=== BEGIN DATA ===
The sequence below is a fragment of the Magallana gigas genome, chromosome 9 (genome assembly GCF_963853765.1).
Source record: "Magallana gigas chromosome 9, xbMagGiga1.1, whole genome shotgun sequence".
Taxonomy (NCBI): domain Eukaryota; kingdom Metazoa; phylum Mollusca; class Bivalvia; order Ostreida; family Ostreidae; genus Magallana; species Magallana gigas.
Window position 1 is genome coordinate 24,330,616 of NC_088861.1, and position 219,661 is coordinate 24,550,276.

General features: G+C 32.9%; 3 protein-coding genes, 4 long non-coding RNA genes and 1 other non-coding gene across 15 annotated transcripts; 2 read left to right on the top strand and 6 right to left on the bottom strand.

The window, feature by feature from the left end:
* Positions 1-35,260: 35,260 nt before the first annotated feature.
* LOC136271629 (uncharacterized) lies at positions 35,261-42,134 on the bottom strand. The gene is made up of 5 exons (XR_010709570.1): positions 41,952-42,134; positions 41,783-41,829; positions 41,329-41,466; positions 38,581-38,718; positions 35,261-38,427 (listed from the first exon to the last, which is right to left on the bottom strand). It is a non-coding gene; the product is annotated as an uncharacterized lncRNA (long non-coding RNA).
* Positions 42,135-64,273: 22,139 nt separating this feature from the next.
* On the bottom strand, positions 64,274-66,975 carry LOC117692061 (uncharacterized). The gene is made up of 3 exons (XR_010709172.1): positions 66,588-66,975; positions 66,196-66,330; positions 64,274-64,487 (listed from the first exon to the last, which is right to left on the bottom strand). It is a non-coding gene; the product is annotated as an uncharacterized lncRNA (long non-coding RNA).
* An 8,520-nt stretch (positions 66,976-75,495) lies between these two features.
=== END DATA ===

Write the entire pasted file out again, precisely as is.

The sequence below is a fragment of the Magallana gigas genome, chromosome 9 (genome assembly GCF_963853765.1).
Source record: "Magallana gigas chromosome 9, xbMagGiga1.1, whole genome shotgun sequence".
Taxonomy (NCBI): domain Eukaryota; kingdom Metazoa; phylum Mollusca; class Bivalvia; order Ostreida; family Ostreidae; genus Magallana; species Magallana gigas.
Window position 1 is genome coordinate 24,330,616 of NC_088861.1, and position 219,661 is coordinate 24,550,276.

General features: G+C 32.9%; 3 protein-coding genes, 4 long non-coding RNA genes and 1 other non-coding gene across 15 annotated transcripts; 2 read left to right on the top strand and 6 right to left on the bottom strand.

The window, feature by feature from the left end:
* Positions 1-35,260: 35,260 nt before the first annotated feature.
* LOC136271629 (uncharacterized) lies at positions 35,261-42,134 on the bottom strand. The gene is made up of 5 exons (XR_010709570.1): positions 41,952-42,134; positions 41,783-41,829; positions 41,329-41,466; positions 38,581-38,718; positions 35,261-38,427 (listed from the first exon to the last, which is right to left on the bottom strand). It is a non-coding gene; the product is annotated as an uncharacterized lncRNA (long non-coding RNA).
* Positions 42,135-64,273: 22,139 nt separating this feature from the next.
* On the bottom strand, positions 64,274-66,975 carry LOC117692061 (uncharacterized). The gene is made up of 3 exons (XR_010709172.1): positions 66,588-66,975; positions 66,196-66,330; positions 64,274-64,487 (listed from the first exon to the last, which is right to left on the bottom strand). It is a non-coding gene; the product is annotated as an uncharacterized lncRNA (long non-coding RNA).
* An 8,520-nt stretch (positions 66,976-75,495) lies between these two features.